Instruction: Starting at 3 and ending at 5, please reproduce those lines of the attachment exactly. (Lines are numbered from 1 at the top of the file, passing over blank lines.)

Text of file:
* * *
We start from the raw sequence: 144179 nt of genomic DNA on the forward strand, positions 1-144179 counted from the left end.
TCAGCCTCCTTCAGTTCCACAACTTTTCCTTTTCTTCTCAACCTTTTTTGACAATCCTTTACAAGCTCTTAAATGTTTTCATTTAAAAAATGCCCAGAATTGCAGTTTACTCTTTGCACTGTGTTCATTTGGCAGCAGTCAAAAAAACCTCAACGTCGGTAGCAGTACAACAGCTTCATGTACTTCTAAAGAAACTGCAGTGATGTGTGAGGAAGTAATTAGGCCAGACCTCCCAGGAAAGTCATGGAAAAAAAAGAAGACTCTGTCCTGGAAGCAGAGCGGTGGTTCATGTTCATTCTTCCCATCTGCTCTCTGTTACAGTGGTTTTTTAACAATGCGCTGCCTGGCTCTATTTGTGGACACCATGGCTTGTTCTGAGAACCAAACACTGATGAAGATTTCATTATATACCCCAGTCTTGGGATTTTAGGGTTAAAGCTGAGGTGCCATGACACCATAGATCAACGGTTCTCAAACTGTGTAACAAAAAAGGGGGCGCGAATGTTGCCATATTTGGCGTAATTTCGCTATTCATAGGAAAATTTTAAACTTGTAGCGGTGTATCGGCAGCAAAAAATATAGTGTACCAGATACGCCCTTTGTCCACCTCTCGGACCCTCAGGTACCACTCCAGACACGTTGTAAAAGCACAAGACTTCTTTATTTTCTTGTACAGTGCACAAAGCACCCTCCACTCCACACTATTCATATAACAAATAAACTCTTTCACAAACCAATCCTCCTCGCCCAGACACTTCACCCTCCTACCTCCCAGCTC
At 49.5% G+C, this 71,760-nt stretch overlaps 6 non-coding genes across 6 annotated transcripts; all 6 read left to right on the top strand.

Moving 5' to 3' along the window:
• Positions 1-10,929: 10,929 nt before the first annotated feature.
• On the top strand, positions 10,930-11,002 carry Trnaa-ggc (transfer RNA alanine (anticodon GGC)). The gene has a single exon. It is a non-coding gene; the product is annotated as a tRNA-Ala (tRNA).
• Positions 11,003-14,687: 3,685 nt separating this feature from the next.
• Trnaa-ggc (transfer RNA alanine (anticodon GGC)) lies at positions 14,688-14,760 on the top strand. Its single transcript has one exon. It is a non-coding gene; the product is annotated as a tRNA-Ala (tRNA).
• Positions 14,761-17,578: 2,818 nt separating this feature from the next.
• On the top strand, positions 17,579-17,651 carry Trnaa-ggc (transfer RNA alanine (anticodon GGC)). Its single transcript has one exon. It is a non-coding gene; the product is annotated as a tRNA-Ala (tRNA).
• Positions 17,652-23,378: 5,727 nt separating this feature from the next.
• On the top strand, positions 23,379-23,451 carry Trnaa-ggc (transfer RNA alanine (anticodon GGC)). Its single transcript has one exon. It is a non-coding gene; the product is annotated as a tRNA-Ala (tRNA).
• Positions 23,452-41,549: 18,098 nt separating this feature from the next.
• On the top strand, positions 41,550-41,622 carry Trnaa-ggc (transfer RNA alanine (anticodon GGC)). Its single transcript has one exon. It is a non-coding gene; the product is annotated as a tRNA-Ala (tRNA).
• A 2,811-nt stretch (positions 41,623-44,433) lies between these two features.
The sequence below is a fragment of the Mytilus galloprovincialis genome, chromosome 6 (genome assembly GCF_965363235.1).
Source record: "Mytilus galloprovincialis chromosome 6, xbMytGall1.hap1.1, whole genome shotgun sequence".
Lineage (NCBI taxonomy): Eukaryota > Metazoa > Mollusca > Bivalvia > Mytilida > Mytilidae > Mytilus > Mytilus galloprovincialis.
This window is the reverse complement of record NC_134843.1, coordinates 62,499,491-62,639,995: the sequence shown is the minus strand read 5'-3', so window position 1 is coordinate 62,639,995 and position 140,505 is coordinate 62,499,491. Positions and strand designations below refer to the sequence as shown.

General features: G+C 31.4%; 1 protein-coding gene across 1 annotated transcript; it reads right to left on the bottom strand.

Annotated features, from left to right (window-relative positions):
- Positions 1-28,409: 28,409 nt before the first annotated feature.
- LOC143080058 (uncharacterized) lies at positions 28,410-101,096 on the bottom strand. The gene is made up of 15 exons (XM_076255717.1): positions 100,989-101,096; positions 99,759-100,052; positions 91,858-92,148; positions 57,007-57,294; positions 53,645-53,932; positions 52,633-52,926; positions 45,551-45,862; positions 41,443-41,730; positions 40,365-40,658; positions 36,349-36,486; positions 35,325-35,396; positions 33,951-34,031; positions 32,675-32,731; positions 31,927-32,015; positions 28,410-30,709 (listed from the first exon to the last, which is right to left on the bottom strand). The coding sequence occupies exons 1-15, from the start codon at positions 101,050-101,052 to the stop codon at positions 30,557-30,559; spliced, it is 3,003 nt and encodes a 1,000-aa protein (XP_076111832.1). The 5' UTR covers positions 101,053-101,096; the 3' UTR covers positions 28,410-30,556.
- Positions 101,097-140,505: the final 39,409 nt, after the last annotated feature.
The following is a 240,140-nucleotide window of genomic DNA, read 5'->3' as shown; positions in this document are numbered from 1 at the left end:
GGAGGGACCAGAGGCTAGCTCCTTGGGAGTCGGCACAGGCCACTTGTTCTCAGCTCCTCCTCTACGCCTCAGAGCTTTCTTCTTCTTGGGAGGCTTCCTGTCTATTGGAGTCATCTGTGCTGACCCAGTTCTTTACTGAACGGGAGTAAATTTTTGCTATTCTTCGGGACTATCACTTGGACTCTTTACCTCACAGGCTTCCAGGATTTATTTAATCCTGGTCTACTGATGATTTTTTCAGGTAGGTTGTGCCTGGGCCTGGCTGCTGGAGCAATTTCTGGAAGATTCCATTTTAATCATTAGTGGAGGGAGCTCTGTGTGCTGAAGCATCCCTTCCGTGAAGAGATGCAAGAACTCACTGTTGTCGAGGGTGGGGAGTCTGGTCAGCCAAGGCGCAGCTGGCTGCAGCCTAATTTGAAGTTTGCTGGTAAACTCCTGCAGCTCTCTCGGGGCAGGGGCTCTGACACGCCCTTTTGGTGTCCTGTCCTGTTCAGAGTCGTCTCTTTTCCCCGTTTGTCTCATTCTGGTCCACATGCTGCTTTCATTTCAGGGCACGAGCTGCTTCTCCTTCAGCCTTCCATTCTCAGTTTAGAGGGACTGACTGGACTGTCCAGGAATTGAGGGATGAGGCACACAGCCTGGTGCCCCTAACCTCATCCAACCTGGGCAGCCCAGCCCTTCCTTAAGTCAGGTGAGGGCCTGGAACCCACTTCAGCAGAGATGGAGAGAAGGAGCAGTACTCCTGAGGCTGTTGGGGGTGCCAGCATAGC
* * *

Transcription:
At 49.5% G+C, this 71,760-nt stretch overlaps 6 non-coding genes across 6 annotated transcripts; all 6 read left to right on the top strand.

Moving 5' to 3' along the window:
• Positions 1-10,929: 10,929 nt before the first annotated feature.